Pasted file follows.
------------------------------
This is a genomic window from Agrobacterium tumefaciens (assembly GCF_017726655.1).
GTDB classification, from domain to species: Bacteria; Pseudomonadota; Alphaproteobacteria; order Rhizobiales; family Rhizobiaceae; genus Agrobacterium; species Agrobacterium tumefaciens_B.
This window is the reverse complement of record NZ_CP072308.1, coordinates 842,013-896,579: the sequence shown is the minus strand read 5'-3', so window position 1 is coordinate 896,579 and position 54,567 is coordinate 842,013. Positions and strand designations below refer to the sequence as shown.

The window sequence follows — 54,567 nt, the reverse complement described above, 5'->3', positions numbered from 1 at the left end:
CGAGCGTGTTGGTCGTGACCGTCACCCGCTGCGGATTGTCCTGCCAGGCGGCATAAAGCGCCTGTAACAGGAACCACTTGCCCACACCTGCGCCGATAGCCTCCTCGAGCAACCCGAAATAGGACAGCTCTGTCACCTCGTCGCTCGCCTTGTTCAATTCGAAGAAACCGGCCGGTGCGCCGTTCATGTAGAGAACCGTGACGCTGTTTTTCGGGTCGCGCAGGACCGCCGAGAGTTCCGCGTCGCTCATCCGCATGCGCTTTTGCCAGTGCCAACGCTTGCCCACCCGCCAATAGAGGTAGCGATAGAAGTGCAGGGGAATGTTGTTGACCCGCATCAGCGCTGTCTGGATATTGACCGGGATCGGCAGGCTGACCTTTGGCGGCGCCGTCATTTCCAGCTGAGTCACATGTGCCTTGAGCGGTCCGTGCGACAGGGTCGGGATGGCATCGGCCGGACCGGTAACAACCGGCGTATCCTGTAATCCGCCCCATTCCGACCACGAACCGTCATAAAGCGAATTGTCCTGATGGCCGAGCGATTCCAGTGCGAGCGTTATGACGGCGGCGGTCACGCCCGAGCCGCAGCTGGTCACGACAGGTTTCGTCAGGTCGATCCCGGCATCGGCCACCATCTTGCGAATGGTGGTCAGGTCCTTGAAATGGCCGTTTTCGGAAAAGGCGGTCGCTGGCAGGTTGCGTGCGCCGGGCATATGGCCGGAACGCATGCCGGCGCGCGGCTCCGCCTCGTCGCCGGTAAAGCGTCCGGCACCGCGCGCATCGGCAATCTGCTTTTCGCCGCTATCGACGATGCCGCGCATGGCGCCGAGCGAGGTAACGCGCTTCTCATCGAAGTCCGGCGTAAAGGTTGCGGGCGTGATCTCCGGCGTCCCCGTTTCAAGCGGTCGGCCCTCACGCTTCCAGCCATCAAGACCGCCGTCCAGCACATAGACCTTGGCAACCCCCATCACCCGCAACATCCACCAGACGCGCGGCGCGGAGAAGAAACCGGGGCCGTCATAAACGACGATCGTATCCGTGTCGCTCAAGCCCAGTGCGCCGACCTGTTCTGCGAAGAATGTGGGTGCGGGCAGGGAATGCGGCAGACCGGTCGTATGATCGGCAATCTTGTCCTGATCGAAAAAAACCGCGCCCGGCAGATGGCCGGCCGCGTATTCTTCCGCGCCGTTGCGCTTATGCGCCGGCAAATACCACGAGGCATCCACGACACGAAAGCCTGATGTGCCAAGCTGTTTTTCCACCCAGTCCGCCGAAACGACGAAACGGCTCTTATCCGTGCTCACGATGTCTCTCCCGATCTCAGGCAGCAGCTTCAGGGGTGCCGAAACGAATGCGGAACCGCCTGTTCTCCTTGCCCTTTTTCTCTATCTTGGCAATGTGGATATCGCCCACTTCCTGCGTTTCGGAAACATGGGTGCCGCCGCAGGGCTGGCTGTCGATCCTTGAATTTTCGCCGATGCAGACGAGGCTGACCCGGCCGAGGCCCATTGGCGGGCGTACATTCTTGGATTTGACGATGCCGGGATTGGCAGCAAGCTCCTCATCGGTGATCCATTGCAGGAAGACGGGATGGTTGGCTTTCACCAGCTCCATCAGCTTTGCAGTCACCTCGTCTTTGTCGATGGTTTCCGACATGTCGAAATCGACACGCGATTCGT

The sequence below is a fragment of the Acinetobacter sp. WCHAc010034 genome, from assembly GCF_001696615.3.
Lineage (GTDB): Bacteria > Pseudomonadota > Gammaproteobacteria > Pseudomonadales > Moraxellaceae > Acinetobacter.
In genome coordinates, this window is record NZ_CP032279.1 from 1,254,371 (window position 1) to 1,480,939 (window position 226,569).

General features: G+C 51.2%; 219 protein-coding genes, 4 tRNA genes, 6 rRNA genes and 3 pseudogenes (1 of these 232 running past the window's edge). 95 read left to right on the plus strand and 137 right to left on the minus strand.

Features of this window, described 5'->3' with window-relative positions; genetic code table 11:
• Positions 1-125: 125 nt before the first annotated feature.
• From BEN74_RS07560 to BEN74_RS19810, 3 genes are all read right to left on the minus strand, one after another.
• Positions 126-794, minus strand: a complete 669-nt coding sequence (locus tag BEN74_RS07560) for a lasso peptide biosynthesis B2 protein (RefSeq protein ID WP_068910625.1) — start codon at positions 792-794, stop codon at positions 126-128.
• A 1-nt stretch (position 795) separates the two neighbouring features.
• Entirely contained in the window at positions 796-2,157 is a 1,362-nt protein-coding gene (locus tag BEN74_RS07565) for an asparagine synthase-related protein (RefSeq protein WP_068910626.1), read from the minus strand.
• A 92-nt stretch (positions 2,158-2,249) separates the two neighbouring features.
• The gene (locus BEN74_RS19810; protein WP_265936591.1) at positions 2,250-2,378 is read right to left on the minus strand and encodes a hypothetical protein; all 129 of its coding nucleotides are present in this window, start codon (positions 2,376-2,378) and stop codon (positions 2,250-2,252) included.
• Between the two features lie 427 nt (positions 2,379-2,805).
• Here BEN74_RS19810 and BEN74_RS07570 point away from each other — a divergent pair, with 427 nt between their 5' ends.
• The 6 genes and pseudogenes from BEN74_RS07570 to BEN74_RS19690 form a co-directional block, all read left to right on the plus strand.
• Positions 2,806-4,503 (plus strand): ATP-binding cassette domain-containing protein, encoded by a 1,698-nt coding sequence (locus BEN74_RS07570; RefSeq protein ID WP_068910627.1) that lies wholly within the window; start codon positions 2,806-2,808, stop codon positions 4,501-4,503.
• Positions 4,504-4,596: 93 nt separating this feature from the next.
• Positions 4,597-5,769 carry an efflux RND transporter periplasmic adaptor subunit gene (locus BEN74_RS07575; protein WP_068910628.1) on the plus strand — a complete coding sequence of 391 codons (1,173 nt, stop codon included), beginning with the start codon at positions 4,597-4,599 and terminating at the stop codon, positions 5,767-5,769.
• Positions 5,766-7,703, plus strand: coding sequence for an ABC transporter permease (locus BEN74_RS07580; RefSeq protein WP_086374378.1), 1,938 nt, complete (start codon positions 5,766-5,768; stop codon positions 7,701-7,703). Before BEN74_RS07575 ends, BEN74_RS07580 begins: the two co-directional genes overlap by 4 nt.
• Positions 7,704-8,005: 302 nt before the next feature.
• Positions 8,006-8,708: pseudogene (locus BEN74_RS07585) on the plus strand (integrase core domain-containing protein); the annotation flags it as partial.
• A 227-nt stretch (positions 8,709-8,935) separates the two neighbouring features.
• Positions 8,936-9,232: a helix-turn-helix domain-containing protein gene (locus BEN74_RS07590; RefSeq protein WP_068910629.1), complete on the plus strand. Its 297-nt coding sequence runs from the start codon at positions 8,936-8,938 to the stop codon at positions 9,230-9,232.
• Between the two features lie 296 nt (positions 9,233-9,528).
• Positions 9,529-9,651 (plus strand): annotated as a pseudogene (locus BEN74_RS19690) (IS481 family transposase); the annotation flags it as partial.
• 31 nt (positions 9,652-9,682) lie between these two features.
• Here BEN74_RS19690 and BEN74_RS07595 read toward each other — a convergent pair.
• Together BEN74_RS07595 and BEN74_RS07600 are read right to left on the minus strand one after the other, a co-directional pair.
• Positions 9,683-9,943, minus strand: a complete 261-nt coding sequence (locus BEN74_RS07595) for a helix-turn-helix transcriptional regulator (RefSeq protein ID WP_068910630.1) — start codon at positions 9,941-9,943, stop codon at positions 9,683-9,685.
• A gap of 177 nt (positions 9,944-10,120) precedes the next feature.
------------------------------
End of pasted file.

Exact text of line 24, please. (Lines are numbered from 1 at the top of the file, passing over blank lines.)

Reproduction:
• Positions 5,766-7,703, plus strand: coding sequence for an ABC transporter permease (locus BEN74_RS07580; RefSeq protein WP_086374378.1), 1,938 nt, complete (start codon positions 5,766-5,768; stop codon positions 7,701-7,703). Before BEN74_RS07575 ends, BEN74_RS07580 begins: the two co-directional genes overlap by 4 nt.